Written by Devon Boen
The major issues at the Wolf Point School board meeting on Tuesday, Oct. 9, surrounded renovations to the gymnasium, pay-to-participate fees and providing meals for student athletes at away-games.
The main renovations to the gymnasium suggested by activities director Mike Erickson were redoing the ceiling, replacing the gym floor and replacing the bleachers.
The board said it was in favor of the renovations, but felt the limited budget would prevent all of them from being completed in the near future.
A high-end bid for the entire project was estimated at $500,000. Martin DeWitt stated about $265,000 would be reasonable to spend on renovations at the moment.
“The safety is the gym floor. For our athletes, for our students. You’re running on cement. It’s done. It’s over with. It’s not about how many sandings you can get off of it anymore. It’s about what’s underneath our gym floor. There’s nothing there, and it’s time,” Erickson said.
DeWitt said he agreed the renovations should be done, but brought the group back to the problem of logistics.
“It’s not a problem of wanting to do it though, it’s a problem of funding. If the money’s not there, we can’t fix it. That’s the plain and simple of it,” DeWitt said.
Erickson said to move forward, the board should focus solely on completing the gym floor and tackling the larger project in increments over time. He said a top of the line gym floor would be $180,000 which would be affordable now, unlike the overall $500,000 project which would include the ceiling and bleachers.
It was determined fundraising would be a necessity to get the entire project completed. Board member Sonny Douglas called on the attendees of the meeting to be a part of a committee that would be in charge of researching grants, fundraising and organizing the logistics of the renovation.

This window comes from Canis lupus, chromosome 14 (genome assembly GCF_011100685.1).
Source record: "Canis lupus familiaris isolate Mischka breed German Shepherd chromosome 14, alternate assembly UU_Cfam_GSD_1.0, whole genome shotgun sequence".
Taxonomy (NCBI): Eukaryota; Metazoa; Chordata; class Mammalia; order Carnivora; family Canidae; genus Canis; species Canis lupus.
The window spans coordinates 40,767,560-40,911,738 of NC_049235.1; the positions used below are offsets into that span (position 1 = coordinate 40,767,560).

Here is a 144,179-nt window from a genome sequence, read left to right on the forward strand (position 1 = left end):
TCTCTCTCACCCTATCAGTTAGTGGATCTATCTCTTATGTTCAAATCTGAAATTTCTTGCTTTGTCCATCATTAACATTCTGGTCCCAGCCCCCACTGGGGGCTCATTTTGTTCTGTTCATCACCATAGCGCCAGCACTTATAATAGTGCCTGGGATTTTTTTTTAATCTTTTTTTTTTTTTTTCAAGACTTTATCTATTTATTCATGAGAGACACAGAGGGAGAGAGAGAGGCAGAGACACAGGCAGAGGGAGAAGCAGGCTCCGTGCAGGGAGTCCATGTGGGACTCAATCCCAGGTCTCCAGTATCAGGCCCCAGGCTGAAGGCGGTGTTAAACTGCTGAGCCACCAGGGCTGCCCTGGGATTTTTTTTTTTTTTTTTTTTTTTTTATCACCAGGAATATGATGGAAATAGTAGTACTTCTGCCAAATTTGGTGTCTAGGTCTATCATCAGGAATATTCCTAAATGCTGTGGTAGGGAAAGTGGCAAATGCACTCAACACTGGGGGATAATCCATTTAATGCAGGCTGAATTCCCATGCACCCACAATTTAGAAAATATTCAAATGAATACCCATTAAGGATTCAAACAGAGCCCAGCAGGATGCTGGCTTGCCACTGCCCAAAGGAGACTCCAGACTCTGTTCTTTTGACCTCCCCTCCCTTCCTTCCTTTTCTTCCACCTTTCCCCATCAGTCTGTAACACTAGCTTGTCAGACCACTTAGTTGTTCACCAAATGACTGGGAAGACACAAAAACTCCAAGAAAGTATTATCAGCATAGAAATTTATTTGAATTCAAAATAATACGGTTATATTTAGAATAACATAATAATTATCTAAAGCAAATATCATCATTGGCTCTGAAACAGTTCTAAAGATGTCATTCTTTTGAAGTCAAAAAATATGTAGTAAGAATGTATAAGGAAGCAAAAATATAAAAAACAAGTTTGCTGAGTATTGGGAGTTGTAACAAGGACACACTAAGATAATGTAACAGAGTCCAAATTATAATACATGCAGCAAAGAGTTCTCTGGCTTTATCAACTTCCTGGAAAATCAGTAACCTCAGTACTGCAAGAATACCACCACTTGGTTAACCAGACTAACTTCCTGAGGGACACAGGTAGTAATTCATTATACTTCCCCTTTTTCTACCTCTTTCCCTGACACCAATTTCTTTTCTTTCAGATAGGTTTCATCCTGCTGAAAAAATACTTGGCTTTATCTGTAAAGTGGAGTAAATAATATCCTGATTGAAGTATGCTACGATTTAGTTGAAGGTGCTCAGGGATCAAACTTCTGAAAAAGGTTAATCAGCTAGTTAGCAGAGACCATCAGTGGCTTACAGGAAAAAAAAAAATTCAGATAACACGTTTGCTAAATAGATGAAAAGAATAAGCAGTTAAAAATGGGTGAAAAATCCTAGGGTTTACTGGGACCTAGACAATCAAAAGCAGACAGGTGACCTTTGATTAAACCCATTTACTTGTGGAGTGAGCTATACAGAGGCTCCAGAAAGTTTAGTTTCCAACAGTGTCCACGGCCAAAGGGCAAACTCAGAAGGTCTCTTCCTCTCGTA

Dr. Mark Zilkoski, among others at the meeting, said he would also be willing to help but wanted a more concrete game plan surrounding the issue rather than the abstract ideas already presented.
Several other people present agreed to be a part of the committee and the board agreed to start working on the details.
The board moved on to discuss the pay-to-participate in sports issue.
Currently, students are required to pay $50 for each sport they participate in and this has caused some mild controversy.
Erickson stated at a previous meeting that the multiple fees to play had already deterred some student athletes.
At the Oct. 9 meeting, a proposal to charge each student who participated in sports one flat fee of $50 and then additionally charge every student grades 4-12 a $30 dollar activity fee was presented to the board.
It was said charging each student for an activity fee would make up for any revenue lost by no longer charging per sport.
If this were enacted, those who had already paid for two or more sports would have the appropriate money deducted from future school fees or from their pay-to-participate fee next year. If the student was a senior, the money would simply be refunded.
Board member Janice Wemmer-Kegley was concerned the 4-6 students wouldn’t get their money’s worth with the activities ticket and it could potentially influence parents to drop students off at high school games without supervision.
In a subsequent special meeting, the board decided to change the policy and only charge students the fee for the entire school year rather than per sport and made no decision regarding the activity ticket.
This topic led to a discussion about issues surrounding fundraising for high school sports and meals provided to student athletes at away-games.
According to the Montana High School Sports Association, if any sort of meal is bought and provided for a sports team, a meal must be bought for every sports team in the school in order to adhere to Title IX and Ridgeway vs. Montana High School Sports Association.